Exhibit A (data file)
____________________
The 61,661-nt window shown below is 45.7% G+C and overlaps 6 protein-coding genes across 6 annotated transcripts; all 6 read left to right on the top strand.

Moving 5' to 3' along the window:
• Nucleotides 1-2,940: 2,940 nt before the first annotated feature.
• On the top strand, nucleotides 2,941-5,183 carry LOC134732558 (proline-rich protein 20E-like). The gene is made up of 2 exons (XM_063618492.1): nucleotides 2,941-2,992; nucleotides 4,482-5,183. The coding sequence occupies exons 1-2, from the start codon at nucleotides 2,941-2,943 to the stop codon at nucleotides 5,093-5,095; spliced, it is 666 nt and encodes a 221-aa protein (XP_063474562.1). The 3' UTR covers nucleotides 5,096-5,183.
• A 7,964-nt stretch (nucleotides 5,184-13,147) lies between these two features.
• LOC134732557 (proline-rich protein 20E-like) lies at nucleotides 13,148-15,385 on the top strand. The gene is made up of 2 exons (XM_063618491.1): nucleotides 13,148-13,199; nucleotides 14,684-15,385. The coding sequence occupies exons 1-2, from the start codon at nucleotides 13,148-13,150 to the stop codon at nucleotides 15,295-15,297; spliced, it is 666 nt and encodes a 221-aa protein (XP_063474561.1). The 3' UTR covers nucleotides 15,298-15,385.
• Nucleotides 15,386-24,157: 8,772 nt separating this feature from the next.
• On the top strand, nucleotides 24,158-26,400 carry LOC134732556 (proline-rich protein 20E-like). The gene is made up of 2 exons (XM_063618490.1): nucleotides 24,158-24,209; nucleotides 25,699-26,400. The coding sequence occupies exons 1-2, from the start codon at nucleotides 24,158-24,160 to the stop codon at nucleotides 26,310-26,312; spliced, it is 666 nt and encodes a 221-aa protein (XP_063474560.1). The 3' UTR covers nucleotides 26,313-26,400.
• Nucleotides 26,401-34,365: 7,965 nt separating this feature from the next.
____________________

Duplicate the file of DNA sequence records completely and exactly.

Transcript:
The 61,661-nt window shown below is 45.7% G+C and overlaps 6 protein-coding genes across 6 annotated transcripts; all 6 read left to right on the top strand.

Moving 5' to 3' along the window:
• Nucleotides 1-2,940: 2,940 nt before the first annotated feature.
• On the top strand, nucleotides 2,941-5,183 carry LOC134732558 (proline-rich protein 20E-like). The gene is made up of 2 exons (XM_063618492.1): nucleotides 2,941-2,992; nucleotides 4,482-5,183. The coding sequence occupies exons 1-2, from the start codon at nucleotides 2,941-2,943 to the stop codon at nucleotides 5,093-5,095; spliced, it is 666 nt and encodes a 221-aa protein (XP_063474562.1). The 3' UTR covers nucleotides 5,096-5,183.
• A 7,964-nt stretch (nucleotides 5,184-13,147) lies between these two features.
• LOC134732557 (proline-rich protein 20E-like) lies at nucleotides 13,148-15,385 on the top strand. The gene is made up of 2 exons (XM_063618491.1): nucleotides 13,148-13,199; nucleotides 14,684-15,385. The coding sequence occupies exons 1-2, from the start codon at nucleotides 13,148-13,150 to the stop codon at nucleotides 15,295-15,297; spliced, it is 666 nt and encodes a 221-aa protein (XP_063474561.1). The 3' UTR covers nucleotides 15,298-15,385.
• Nucleotides 15,386-24,157: 8,772 nt separating this feature from the next.
• On the top strand, nucleotides 24,158-26,400 carry LOC134732556 (proline-rich protein 20E-like). The gene is made up of 2 exons (XM_063618490.1): nucleotides 24,158-24,209; nucleotides 25,699-26,400. The coding sequence occupies exons 1-2, from the start codon at nucleotides 24,158-24,160 to the stop codon at nucleotides 26,310-26,312; spliced, it is 666 nt and encodes a 221-aa protein (XP_063474560.1). The 3' UTR covers nucleotides 26,313-26,400.
• Nucleotides 26,401-34,365: 7,965 nt separating this feature from the next.